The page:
If you’re able to predict – and afford, at today’s prices – a home with the space, amenity and geographic location you’ll need 7 to 10 years from now, you might be in a good phase of life to get off the rent vs. buy fence.
With that said. . . buying a home is a massive decision and includes multiple, long-term financial and lifestyle obligations, so if one or more of these signals are present for you, that doesn’t mean you have the green light to run out and buy a home tomorrow – rather, it’s a good sign you should begin down that path, if you’re so inclined. You’ll still need to do the work to make sure your personal finances and holistic life picture are also in alignment before you buy, as well of the work it takes to ensure that your real estate and mortgage decisions are sustainable and smart, over the long-term.
It’s not overkill to check in with a mortgage pro, a tax pro, a local real estate broker or agent and a financial planner to make sure all your ducks – not just one - are in a row before you make your move.
Wednesday, April 20 2011
Apartment bargains once dominated the housing market, but those bargains have slowly faded away. As vacancies decrease and rents rise, renters are finding fewer deals.
Analysts expect vacancies to decrease even more and rents to continue to rise through 2013, as the economy continues to improve.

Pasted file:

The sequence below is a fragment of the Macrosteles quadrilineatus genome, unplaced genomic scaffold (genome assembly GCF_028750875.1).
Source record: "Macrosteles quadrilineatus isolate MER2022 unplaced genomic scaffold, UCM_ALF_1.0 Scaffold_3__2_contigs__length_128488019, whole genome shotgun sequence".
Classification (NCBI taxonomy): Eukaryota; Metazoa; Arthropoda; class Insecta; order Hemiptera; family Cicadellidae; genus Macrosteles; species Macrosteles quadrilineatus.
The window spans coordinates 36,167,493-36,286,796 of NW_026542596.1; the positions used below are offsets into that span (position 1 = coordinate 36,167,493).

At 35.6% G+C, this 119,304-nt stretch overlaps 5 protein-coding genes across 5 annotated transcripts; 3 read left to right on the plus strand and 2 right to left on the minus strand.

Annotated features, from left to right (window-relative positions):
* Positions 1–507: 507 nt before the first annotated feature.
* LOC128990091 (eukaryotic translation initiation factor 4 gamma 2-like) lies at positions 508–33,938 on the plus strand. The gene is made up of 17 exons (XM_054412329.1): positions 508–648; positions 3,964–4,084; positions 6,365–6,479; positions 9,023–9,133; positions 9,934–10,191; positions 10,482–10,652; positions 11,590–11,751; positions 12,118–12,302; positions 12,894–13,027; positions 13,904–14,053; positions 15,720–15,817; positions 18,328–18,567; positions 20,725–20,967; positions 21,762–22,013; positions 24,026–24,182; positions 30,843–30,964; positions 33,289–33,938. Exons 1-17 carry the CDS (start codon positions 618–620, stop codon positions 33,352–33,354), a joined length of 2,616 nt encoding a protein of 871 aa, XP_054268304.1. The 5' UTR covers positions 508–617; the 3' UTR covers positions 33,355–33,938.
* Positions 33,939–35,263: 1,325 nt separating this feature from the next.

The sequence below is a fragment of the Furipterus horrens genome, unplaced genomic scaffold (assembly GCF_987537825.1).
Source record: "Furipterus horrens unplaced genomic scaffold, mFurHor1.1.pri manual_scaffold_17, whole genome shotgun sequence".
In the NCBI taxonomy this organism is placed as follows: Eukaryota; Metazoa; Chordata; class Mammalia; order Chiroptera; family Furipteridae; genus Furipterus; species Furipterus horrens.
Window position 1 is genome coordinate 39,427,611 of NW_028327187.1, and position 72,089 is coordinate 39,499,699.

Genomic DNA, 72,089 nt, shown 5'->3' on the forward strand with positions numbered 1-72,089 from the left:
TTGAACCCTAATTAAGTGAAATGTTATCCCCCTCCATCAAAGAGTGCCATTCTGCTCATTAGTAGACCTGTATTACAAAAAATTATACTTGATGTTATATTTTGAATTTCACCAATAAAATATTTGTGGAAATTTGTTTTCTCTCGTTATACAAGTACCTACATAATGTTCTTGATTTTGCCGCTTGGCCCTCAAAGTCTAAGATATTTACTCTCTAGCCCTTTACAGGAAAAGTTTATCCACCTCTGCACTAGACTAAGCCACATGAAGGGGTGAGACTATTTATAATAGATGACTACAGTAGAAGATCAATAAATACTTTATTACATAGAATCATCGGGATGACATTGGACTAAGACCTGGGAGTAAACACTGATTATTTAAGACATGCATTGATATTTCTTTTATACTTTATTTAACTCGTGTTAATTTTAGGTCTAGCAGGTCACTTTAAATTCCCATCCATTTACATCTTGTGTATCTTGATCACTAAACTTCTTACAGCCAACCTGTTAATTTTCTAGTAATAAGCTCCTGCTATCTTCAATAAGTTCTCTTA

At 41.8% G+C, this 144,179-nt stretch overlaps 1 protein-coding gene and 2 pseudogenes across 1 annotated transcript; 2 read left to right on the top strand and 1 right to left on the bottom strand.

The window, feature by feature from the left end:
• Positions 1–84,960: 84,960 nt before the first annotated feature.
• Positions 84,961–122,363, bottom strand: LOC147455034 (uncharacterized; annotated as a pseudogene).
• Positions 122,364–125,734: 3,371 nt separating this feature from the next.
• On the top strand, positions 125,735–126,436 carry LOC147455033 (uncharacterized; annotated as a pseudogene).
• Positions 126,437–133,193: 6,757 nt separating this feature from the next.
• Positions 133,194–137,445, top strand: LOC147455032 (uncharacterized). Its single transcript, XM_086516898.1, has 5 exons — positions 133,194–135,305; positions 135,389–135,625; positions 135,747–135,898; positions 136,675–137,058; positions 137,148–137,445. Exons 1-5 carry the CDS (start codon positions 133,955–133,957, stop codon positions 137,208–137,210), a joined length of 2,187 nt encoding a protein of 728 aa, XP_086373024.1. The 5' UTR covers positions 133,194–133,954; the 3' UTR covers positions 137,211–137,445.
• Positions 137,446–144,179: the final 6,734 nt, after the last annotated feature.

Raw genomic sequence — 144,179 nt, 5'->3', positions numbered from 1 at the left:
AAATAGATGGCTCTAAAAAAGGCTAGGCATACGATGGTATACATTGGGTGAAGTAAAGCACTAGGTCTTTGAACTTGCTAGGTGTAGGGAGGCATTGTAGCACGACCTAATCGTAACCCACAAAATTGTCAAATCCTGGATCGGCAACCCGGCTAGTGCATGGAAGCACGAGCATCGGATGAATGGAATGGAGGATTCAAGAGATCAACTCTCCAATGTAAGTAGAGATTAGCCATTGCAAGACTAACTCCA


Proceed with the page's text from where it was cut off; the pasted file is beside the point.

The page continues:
Rental activity recorded its best start for the year since 1999, according to Reis Inc. Vacancy rates have fallen to mid-2008 levels and rents have increased for the past five quarters, now averaging $991 per month nationwide.
Renters are finding the fewest deals along the coasts, such as New York, Washington, D.C., Boston, Los Angeles, San Francisco, Seattle, and San Jose, Calif. These cities are experiencing low vacancy rates. Also, a boost in these cities’ economies is sending rents higher. New York City alone has seen double rent increases compared to the national average and has the lowest vacancy rate in the nation.
The best rental deals can be found in Las Vegas, Tucson, Ariz., Phoenix, and several cities in Florida--all cities where unemployment and foreclosures remain high. According to Reis, Las Vegas was the only city to see rents fall last year.
However, analysts say that bargains across the country are getting fewer, and renters should expect to see an increase in rents over the next three years.
View the Top 6 Cities Where Buying Is Better Than Renting.
Source: “Rental Market Swings Back in Favor of Landlords,” MSNBC.com (April 12, 2011)